Where to plant sweet peas
The best scented sweet peas
Lathyrus ‘Albutt Blue’
A delicate picotee with a spectacular scent, the subtle and soft bluish purple edgings create a charming picture. Prolific, and good scrambling through a winter jasmine by the front door. Spencer hybrid.
Dating as far back as 1896 and still delightful, the flowers are prettily patterned. Plants with no white may appear; if so, buy from a different supplier next time. Grandiflora hybrid. AGM*. RHS H4†.
Descended from the original wild sweet pea, with an exceptional fragrance, this is the one to add to a poorly scented bouquet for a boost. Grandiflora hybrid.
This unique reverse bicoloured variety switches the usual arrangement and features pale pinkish lavender standards
above rich blue wings. Derived in part from the Turkish species Lathyrus belinensis.
Lathyrus ‘Karen Louise’
Powerfully scented, ‘Karen Louise’ has large, beautifully waved flowers, shading to white at the very centre, and carried on
strong stems, making it ideal in both the garden and the vase. Spencer hybrid.
Lathyrus ‘Janet Scott’
Dating back to 1903, this simple classical heirloom in soft salmon pink has a hooded standard that creates the impression
of an unusually substantial flower. Grandiflora hybrid. AGM. RHS H4.
Lathyrus ‘Black Knight’
More a sort of chocolate bronze maroon, with a little purple often gleaming in the wings of the flower. Not clearly visible from a distance unless seen against silver or gold foliage. Grandiflora hybrid.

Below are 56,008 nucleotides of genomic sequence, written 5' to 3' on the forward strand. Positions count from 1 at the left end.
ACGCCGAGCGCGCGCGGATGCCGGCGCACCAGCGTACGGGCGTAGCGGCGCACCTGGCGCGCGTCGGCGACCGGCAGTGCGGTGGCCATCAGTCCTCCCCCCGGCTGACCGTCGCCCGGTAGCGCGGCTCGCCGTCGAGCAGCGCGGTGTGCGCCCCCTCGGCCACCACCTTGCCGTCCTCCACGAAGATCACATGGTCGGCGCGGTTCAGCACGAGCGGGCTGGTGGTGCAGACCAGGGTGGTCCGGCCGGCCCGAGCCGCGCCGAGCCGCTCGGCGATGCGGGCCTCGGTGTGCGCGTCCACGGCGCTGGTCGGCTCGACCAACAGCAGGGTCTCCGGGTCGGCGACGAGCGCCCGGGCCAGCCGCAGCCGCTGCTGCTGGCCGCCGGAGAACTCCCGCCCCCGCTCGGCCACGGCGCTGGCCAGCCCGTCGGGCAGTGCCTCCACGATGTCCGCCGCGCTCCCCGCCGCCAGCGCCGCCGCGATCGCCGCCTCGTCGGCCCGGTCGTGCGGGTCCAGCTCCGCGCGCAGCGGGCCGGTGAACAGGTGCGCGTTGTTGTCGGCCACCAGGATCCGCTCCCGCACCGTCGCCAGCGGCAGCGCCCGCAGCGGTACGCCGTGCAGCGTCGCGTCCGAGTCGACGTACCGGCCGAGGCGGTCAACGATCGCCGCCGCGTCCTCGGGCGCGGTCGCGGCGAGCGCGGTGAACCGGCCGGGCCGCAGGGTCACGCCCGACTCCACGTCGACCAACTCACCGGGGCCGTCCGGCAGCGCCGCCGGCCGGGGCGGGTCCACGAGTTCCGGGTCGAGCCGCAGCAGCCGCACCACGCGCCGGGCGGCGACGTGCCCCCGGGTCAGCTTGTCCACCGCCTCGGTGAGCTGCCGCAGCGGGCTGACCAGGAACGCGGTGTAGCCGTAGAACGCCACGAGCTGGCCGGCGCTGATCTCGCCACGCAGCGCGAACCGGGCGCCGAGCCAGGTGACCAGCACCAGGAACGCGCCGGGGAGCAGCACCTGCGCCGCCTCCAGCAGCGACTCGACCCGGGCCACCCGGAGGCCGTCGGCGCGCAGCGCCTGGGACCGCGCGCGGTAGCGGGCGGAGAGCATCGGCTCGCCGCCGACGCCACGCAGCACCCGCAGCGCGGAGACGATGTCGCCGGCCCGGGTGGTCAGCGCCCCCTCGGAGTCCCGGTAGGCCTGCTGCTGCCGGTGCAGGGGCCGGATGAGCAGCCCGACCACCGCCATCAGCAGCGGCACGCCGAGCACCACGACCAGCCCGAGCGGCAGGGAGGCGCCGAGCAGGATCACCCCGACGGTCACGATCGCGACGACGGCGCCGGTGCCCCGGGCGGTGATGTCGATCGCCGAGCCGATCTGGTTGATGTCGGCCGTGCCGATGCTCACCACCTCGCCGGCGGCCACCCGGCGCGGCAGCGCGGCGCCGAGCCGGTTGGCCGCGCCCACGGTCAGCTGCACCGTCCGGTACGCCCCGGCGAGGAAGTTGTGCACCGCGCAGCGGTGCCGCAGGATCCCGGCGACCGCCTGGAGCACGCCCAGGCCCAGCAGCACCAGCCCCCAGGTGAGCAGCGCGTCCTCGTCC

Raised by Victoria Wakefield at her Bramdean garden in Hampshire, this new cultivar in the old Grandiflora style is pure white, with a faint pink blush in some conditions. Modern grandiflora hybrid. AGM.
Lathyrus ‘Fire and Ice’
Another bicoloured variety in the old-fashioned style. At its best ‘Fire and Ice’ has pink to red upper petals and lilac blue wings. Very vigorous. Modern grandiflora hybrid.
Lathyrus ‘Flora Norton’
This classic, pale blue, old-fashioned heirloom sweet pea dates back to 1905. The purity of its simple colouring is enchanting and it features unusually large wings and relatively small seeds – though they germinate well. Grandiflora hybrid. AGM. RHS H4.
More like this
Lathyrus ‘King Edward VII’ (pictured)
This vivid crimson red antique variety, introduced by the great Henry Eckford in 1903, is one of the best heirloom varieties in stronger colours and certainly the best red. Grandiflora hybrid. AGM. RHS H4.
Lathyrus ‘Mrs Collier’
Once described overenthusiastically as ‘primrose’, the yellow buds open to creamy white flowers. With its especially strong scent this is one of the essential antique varieties. Grandiflora hybrid.
*AGM Award of Garden Merit from the Royal Horticultural Society.
† Hardiness rating given where known.
The Sweet Pea Book by Graham Rice (Batsford) is aimed at gardeners rather than exhibitors.
There’s also Sweet Peas: An Essential Guide by Roger Parsons (Crowood).
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